“This is sort of the second major floodgate from Greenland that has opened up,” says Eric Rignot of UC-Irvine and NASA’s Jet Propulsion Laboratory, one of the authors of the study. The first, says Rignot, was the Jakobshavn glacier, Greenland’s “fastest” moving, according to a recent study, which is currently based 1,300 meters below sea level and also retreating into a deep basin.

Now, at Zachariae, that seems to be happening again. In combination with its nearby neighbor, Nioghalvfjerdsfjorden glacier, the two glaciers contain a potential 1.1 meter of sea level rise (over 3 feet), so any change here is not good.

I believe that the highly technical term that best sums that latest news up is this … “Yikes”.

You can find the actual paper here – Fast retreat of Zachariæ Isstrøm, northeast Greenland, and the abstract reads …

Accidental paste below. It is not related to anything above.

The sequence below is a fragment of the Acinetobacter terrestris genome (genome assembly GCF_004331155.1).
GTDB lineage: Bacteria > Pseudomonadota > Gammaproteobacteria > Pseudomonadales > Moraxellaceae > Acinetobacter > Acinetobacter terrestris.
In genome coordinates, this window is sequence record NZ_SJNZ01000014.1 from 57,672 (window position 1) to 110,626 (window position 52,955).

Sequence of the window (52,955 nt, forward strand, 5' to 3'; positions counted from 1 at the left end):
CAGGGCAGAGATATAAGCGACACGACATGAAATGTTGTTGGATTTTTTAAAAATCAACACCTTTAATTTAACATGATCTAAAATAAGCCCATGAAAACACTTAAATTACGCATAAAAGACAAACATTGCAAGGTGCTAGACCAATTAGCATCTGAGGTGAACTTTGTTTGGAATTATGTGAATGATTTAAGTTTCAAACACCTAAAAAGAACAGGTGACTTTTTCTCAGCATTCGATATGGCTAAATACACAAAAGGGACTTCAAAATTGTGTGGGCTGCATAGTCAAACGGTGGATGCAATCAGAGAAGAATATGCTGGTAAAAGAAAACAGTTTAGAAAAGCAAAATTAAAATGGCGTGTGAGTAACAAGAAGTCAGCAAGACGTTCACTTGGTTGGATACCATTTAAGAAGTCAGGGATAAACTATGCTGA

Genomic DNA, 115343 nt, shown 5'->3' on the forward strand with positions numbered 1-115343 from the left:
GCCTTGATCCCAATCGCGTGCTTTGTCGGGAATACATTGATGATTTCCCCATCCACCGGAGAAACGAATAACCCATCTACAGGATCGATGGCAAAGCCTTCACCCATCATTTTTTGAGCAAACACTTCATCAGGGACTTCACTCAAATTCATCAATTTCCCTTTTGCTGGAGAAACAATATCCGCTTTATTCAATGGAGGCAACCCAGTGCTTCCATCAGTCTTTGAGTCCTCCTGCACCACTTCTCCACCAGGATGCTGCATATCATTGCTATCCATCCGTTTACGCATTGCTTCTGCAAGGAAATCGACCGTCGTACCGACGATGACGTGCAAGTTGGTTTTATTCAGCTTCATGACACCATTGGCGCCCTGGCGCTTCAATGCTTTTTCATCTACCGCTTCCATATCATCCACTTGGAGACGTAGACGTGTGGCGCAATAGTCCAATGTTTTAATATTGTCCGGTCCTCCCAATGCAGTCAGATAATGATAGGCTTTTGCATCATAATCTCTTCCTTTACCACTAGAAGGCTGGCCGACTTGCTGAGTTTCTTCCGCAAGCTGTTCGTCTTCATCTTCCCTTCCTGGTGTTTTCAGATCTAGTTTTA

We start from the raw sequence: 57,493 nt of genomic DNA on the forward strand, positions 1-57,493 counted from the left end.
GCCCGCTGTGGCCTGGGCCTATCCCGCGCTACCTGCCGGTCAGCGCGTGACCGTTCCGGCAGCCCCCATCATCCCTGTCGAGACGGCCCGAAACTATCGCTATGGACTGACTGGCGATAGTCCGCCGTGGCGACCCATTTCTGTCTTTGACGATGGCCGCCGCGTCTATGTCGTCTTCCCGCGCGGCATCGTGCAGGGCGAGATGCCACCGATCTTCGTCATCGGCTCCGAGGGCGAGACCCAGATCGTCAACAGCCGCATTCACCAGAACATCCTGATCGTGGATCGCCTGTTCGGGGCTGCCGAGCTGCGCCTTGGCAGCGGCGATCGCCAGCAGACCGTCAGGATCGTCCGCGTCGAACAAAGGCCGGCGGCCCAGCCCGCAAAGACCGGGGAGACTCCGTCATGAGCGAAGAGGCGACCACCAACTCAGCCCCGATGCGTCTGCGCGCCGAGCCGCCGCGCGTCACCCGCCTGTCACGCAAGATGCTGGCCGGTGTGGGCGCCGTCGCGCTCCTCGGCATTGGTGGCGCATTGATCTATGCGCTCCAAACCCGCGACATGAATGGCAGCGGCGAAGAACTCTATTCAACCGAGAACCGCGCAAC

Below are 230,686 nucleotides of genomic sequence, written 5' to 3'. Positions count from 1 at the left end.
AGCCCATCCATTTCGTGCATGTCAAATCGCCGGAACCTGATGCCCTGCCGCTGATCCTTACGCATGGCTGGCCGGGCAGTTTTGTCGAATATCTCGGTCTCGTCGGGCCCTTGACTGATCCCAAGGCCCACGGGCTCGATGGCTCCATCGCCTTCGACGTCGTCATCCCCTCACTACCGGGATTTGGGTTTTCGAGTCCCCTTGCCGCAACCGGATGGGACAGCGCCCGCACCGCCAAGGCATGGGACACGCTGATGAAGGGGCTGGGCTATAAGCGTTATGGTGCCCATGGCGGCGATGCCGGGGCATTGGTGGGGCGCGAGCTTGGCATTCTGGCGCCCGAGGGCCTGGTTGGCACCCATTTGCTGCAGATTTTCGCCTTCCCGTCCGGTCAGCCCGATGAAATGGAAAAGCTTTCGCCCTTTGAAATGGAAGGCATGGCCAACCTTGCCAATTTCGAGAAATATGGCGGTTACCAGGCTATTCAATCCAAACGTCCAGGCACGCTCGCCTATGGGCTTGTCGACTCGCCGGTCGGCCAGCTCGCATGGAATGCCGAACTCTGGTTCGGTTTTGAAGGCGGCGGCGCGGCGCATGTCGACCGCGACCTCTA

After 8 years of decay of its ice shelf, Zachariæ Isstrøm, a major glacier of northeast Greenland that holds a 0.5-meter sea-level rise equivalent, entered a phase of accelerated retreat in fall 2012. The acceleration rate of its ice velocity tripled, melting of its residual ice shelf and thinning of its grounded portion doubled, and calving is now occurring at its grounding line. Warmer air and ocean temperatures have caused the glacier to detach from a stabilizing sill and retreat rapidly along a downward-sloping, marine-based bed. Its equal-ice-volume neighbor, Nioghalvfjerdsfjorden, is also melting rapidly but retreating slowly along an upward-sloping bed. The destabilization of this marine-based sector will increase sea-level rise from the Greenland Ice Sheet for decades to come.

The complete paper can be found here (no paywall).

So what now?

What really comes up next, in just a couple of weeks is the 2015 United Nations Climate Change Conference …

  • This will be held is Paris from 30th Nov and runs until 11th Dec
  • The goal is to achieve a legally binding and universal agreement on climate, from all the nations of the world.
  • The official website for that meeting is here –

We have a choice here, either we start taking decisive meaningful action at that meeting , or rather a lot of people will need to learn how to swim.